Sound Picks: 11 can’t-miss Pittsburgh concerts in September

Mac Miller. Photo courtesy MTV.

Mac Miller. Photo courtesy MTV.

September sizzles with exceptional shows all month long. From hip-hop superstars to indie rock legends, there are so many outstanding Pittsburgh concerts this month that we had no choice but to go to 11:

Read on for 11 of the top concerts happening in Pittsburgh this month, with plenty of equally deserving Deep Cuts at the end for good measure. Be sure to scroll all the way to the bottom to enter to win two tickets to an already sold-out performance.

Tal National. Photo courtesy the artist.

Tal National. Photo courtesy the artist.

Tal National

Thursday, September 3. 8 p.m.

Thunderbird Cafe – 4023 Butler Street

$15/$12 adv.

Tired of the same old pre-post-electro-indie-synth-rock? Why not try something completely different. From Niger, Tal National is the project of guitarist Hamadal Moumine, who started the ensemble in 2000. Niger is home to many distinct ethnic groups, and members of several are represented in the group, which adds to the band’s unique sound. Pitchfork called their most recent album, Zoy Zoy, released in April on UK label FatCat, “colorful and bright and dizzying … frenzied and texturally varied.”

Agnostic Front

Sunday, September 6. 6:30 p.m.

Cattivo – 146 44th Street

$14/$12 adv.

New York hardcore legends Agnostic Front have been around for well over 30 years and they are still putting out quality, incendiary stuff. Their most recent album, The American Dream Died, is about as subtle as a punch to the face, both in terms of lyrics and decibels. But the message, which has always been unity, is more important than ever. Hardcore acts Freedom (Detroit) and Killer of Sheep (Pittsburgh) open.

Albert Hammond Jr. Photo courtesy BB Gun Press.

Albert Hammond Jr. Photo courtesy BB Gun Press.

Albert Hammond Jr.

Wednesday, September 9. 9 p.m.

Brillobox – 4104 Penn Avenue


Best known as the guitarist from The Strokes, Albert Hammond Jr.’s new solo album, Momentary Masters, takes its name from Carl Sagan’s Pale Blue Dot. The album finds Hammond contemplating Sagan-worthy big-picture questions, the type of stuff one might consider after spurts of rehab brought on by years of excess in one of New York’s biggest rock bands. Joining Hammond on tour are Hammarsing Kharhmar (frontman of Mon Khmer), guitarist Mikey Hart (Bleachers), bassist Jordan Brooks and drummer Jeremy Gustin (Delicate Steve, Marc Ribot).

The Internet

Tuesday, September 15. 8 p.m.

Mr. Smalls – 400 Lincoln Avenue (Millvale)


Having trouble keeping up with all the Odd Future spin-offs, side projects and collaborations? You’re not the only one. Sydney Barrett, AKA Syd the Kid, had mostly done production work for the possibly-defunct hip-hop collective, providing vocals on only a couple of tracks. Her main pursuit (alongside producer Matthew Martin, AKA Matt Martians) has been R&B/neo-soul outfit The Internet. Pairing sparse instrumentation with understated vocals, the pair’s new album, Ego Death, is one of the standout albums of the year thus far. Get a taste with this track, “Girl”:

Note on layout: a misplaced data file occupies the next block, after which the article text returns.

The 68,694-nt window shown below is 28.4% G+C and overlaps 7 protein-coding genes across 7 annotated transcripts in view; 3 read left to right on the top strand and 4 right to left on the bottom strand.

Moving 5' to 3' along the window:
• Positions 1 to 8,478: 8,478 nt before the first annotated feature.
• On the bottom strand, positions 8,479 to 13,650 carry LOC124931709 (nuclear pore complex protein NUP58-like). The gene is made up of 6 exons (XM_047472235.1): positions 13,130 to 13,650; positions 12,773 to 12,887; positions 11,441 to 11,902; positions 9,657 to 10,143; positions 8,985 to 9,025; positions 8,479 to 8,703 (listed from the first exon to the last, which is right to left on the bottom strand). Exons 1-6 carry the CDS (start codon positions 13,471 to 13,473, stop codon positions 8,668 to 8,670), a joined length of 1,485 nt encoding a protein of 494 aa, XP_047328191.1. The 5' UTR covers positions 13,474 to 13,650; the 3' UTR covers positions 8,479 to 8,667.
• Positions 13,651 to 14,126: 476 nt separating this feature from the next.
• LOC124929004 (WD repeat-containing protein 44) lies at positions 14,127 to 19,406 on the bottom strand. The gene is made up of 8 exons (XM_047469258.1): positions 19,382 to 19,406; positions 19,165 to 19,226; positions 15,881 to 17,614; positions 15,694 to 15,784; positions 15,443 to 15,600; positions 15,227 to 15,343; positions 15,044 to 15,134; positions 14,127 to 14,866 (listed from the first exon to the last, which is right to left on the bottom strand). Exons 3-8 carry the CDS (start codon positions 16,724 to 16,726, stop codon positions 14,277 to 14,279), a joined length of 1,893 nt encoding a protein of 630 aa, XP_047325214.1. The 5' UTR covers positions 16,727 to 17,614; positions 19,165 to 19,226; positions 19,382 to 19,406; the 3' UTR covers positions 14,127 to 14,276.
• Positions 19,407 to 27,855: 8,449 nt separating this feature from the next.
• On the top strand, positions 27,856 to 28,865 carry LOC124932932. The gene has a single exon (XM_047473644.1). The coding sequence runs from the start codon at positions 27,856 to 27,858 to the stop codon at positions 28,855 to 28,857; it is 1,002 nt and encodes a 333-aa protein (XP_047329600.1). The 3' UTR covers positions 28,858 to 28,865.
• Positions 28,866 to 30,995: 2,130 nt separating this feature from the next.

Thurston Moore Band. Photo courtesy Matador Records.

Thurston Moore Band. Photo courtesy Matador Records.

Thurston Moore Band

Wednesday, September 16. 8 p.m.

Club Cafe – 56-58 South 12th Street


Sonic Youth is dead and gone but Thurston Moore is still at it. His most recent album, The Best Day, is no Goo, but it’s quite good in its own right. Its stabbing guitar and drenching feedback might even fool some casual fans into thinking it’s a long-lost B-side compilation. Joining Moore on tour is long-time Youth drummer Steve Shelley and My Bloody Valentine bassist Debbie Googe.

Uncle Acid & the Deadbeats

Friday, September 18. 8:30 p.m.

Mr. Smalls – 400 Lincoln Avenue (Millvale)


Generally speaking, there are two types of psychedelic rock. There’s the far-out, trippy psych, found in a lot of early Pink Floyd and Grateful Dead. Then there’s hard psych, a la Blue Cheer and Hawkwind, which is light on nuance and heavy on face-melting guitar solos. Uncle Acid’s new single, “Waiting for Blood,” with its minute-long guitar solo and crushing, Sabbath-style guitar riffs, leaves no doubt which camp they belong in. Ruby the Hatchet and Ecstatic Vision open.

Frank Turner. Photo by Ben Morse.

Frank Turner. Photo by Ben Morse.

Frank Turner

Saturday, September 19. 8 p.m.

Mr. Smalls – 400 Lincoln Avenue (Millvale)


Despite an abundance of excellent shows this month, UK singer-songwriter Frank Turner’s is the only one to have sold-out as of this writing. NME called his most recent album, the acclaimed Positive Songs For Negative People, “the sixth entry in Frank Turner’s Open Diary Of A Hard Fought Folk Punk Success.” We can’t put it much better than that. Scroll down for a chance to win two tickets to this sold-out performance.